Thursday, April 29, 2010

The Cape Wind debacle

Cape Wind demonstrates that wind and solar are not the answer to our energy Jones.

The Obama administration recently approved America’s first off-shore wind farm, dubbed Cape Wind, off the coast of Cape Cod. This comes after 10 years of mandatory study, review and battling opposition groups. But opponents vow to continue to fight on grounds ranging from historic and cultural preservation to aesthetics, to safety. Similar arguments have held up solar and wind projects across the country.

It’s not just a matter of time. These delays, court battles, mandatory studies and public relations battles cost tens of millions of dollars which must be recovered somehow. If and when a project actually gets done, the cost will have to be built in to utility bills.

Wind and solar farms take up a lot of square miles. It appears there simply is not enough non-contested area on land or sea to even put a dent in our energy needs. Even individuals installing solar panels on their homes, must do battle with neighbors who want to plant or keep their trees.

The Cape Wind project would be 130 giant wind turbines, each 400 feet tall, and would hopefully provide 75% of the power requirements for Cape Cod. Now imagine what it would take to provide even 10% of the power requirements for Manhattan. Solar isn’t any more practical. If you wanted to use solar farms to supply the power needs for New York City, you’d have to cover most of upstate NY with solar panels. It’s just not going to happen.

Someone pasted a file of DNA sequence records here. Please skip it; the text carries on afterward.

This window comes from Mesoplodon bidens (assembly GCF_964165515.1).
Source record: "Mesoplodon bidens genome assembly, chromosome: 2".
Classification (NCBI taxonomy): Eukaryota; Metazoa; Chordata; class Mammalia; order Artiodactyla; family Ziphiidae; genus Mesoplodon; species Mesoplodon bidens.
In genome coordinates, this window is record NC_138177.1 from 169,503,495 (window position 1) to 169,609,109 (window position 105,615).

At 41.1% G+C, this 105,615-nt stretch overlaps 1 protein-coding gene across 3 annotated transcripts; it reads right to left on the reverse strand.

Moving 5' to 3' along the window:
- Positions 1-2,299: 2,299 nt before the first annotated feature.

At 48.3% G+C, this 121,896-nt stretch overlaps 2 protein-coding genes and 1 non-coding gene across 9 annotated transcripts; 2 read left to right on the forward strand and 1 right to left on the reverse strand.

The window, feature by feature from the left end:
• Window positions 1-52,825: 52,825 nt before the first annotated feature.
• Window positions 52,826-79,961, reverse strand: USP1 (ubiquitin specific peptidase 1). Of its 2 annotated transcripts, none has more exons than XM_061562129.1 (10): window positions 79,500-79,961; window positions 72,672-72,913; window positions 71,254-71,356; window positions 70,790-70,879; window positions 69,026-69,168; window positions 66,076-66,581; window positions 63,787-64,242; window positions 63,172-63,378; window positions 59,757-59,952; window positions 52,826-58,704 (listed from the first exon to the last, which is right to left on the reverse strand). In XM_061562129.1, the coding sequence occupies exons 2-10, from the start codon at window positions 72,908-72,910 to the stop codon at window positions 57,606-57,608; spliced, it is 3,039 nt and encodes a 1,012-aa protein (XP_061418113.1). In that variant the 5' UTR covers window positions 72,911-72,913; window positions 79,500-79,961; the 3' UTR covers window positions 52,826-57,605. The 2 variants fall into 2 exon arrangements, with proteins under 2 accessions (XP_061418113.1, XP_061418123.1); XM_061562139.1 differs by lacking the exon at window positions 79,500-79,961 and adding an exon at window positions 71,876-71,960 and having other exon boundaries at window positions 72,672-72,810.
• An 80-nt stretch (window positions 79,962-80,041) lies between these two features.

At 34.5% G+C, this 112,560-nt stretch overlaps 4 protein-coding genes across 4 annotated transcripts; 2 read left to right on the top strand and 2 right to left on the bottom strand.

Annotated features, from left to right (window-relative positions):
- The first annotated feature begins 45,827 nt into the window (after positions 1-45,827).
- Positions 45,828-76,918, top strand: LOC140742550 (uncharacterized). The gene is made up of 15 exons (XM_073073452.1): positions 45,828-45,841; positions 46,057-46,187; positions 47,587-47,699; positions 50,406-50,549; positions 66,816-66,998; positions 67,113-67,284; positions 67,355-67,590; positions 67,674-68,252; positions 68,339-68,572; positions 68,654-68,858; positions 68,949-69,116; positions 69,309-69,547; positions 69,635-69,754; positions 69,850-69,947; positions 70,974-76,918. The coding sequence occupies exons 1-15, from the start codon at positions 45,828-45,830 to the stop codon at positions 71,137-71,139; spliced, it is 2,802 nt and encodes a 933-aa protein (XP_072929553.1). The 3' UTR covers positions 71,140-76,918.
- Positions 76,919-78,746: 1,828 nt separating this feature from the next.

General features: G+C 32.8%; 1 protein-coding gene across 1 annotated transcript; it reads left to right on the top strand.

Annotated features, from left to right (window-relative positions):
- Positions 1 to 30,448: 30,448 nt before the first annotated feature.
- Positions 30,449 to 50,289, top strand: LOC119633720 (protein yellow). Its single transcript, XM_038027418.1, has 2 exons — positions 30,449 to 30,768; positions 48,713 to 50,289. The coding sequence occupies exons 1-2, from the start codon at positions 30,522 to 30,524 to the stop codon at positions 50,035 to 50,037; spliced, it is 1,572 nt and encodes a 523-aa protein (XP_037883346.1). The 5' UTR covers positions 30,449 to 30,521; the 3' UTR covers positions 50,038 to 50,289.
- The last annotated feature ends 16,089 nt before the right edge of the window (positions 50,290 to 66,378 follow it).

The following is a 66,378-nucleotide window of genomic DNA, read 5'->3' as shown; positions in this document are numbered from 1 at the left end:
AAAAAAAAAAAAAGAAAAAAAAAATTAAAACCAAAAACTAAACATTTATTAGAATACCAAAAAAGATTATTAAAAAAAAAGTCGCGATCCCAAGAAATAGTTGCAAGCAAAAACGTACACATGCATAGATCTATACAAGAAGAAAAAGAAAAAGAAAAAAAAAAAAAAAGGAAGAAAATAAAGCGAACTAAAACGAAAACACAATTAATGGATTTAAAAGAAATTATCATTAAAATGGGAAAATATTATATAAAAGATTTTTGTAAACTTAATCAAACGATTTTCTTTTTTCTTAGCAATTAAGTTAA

Everyone likes the warm, fuzzy feeling they get when they talk about “clean” energy, but few want the means of production located anywhere near them. That being the case, perhaps we should stop throwing money down these black holes and look for solutions that have a snowballs chance of seeing the light of day. There are other options. Perhaps the most promising is algae to fuel. Algae farms can be located anywhere that has access to sunlight and carbon dioxide. You don’t even need clean water. Yet for some reason, approaches that are doomed to fail seem to garner all the taxpayer “investment” dollars. This is not an energy policy. It’s a bureaucrat and attorney jobs program.